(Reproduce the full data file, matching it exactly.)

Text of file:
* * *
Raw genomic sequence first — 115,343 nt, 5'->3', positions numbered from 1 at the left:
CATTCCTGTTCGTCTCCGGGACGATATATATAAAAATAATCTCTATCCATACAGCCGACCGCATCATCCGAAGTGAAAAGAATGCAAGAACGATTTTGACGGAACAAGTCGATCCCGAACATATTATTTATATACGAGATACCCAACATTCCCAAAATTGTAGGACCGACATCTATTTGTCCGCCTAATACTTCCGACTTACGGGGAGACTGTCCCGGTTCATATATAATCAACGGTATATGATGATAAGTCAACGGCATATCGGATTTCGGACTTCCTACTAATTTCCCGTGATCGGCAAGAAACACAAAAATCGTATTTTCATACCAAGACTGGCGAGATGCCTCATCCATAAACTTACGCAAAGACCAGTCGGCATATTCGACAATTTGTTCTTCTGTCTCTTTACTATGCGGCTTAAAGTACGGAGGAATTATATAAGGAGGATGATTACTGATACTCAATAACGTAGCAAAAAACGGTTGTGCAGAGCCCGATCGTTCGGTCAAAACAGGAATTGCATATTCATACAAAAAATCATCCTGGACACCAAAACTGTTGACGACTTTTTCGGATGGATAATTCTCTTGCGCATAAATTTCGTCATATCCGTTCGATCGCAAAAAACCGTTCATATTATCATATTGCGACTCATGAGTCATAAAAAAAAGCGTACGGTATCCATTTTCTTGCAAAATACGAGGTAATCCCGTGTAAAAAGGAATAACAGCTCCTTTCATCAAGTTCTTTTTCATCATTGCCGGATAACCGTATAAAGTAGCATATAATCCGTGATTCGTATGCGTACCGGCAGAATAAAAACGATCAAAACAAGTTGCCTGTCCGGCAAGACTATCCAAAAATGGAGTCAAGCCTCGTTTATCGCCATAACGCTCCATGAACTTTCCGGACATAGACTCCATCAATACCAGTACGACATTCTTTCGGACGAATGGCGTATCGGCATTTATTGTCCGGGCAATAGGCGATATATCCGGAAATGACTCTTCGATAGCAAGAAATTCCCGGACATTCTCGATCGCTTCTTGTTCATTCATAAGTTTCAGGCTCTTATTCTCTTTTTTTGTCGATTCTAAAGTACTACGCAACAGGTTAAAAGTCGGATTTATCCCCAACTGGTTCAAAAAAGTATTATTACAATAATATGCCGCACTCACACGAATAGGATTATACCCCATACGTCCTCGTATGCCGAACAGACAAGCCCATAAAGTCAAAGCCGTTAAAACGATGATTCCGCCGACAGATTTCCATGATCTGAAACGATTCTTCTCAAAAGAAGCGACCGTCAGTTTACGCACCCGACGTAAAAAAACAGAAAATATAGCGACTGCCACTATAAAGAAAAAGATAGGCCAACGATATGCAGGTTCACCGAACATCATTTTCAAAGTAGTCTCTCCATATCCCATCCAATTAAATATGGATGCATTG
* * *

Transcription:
Raw genomic sequence first — 115,343 nt, 5'->3', positions numbered from 1 at the left:
CATTCCTGTTCGTCTCCGGGACGATATATATAAAAATAATCTCTATCCATACAGCCGACCGCATCATCCGAAGTGAAAAGAATGCAAGAACGATTTTGACGGAACAAGTCGATCCCGAACATATTATTTATATACGAGATACCCAACATTCCCAAAATTGTAGGACCGACATCTATTTGTCCGCCTAATACTTCCGACTTACGGGGAGACTGTCCCGGTTCATATATAATCAACGGTATATGATGATAAGTCAACGGCATATCGGATTTCGGACTTCCTACTAATTTCCCGTGATCGGCAAGAAACACAAAAATCGTATTTTCATACCAAGACTGGCGAGATGCCTCATCCATAAACTTACGCAAAGACCAGTCGGCATATTCGACAATTTGTTCTTCTGTCTCTTTACTATGCGGCTTAAAGTACGGAGGAATTATATAAGGAGGATGATTACTGATACTCAATAACGTAGCAAAAAACGGTTGTGCAGAGCCCGATCGTTCGGTCAAAACAGGAATTGCATATTCATACAAAAAATCATCCTGGACACCAAAACTGTTGACGACTTTTTCGGATGGATAATTCTCTTGCGCATAAATTTCGTCATATCCGTTCGATCGCAAAAAACCGTTCATATTATCATATTGCGACTCATGAGTCATAAAAAAAAGCGTACGGTATCCATTTTCTTGCAAAATACGAGGTAATCCCGTGTAAAAAGGAATAACAGCTCCTTTCATCAAGTTCTTTTTCATCATTGCCGGATAACCGTATAAAGTAGCATATAATCCGTGATTCGTATGCGTACCGGCAGAATAAAAACGATCAAAACAAGTTGCCTGTCCGGCAAGACTATCCAAAAATGGAGTCAAGCCTCGTTTATCGCCATAACGCTCCATGAACTTTCCGGACATAGACTCCATCAATACCAGTACGACATTCTTTCGGACGAATGGCGTATCGGCATTTATTGTCCGGGCAATAGGCGATATATCCGGAAATGACTCTTCGATAGCAAGAAATTCCCGGACATTCTCGATCGCTTCTTGTTCATTCATAAGTTTCAGGCTCTTATTCTCTTTTTTTGTCGATTCTAAAGTACTACGCAACAGGTTAAAAGTCGGATTTATCCCCAACTGGTTCAAAAAAGTATTATTACAATAATATGCCGCACTCACACGAATAGGATTATACCCCATACGTCCTCGTATGCCGAACAGACAAGCCCATAAAGTCAAAGCCGTTAAAACGATGATTCCGCCGACAGATTTCCATGATCTGAAACGATTCTTCTCAAAAGAAGCGACCGTCAGTTTACGCACCCGACGTAAAAAAACAGAAAATATAGCGACTGCCACTATAAAGAAAAAGATAGGCCAACGATATGCAGGTTCACCGAACATCATTTTCAAAGTAGTCTCTCCATATCCCATCCAATTAAATATGGATGCATTG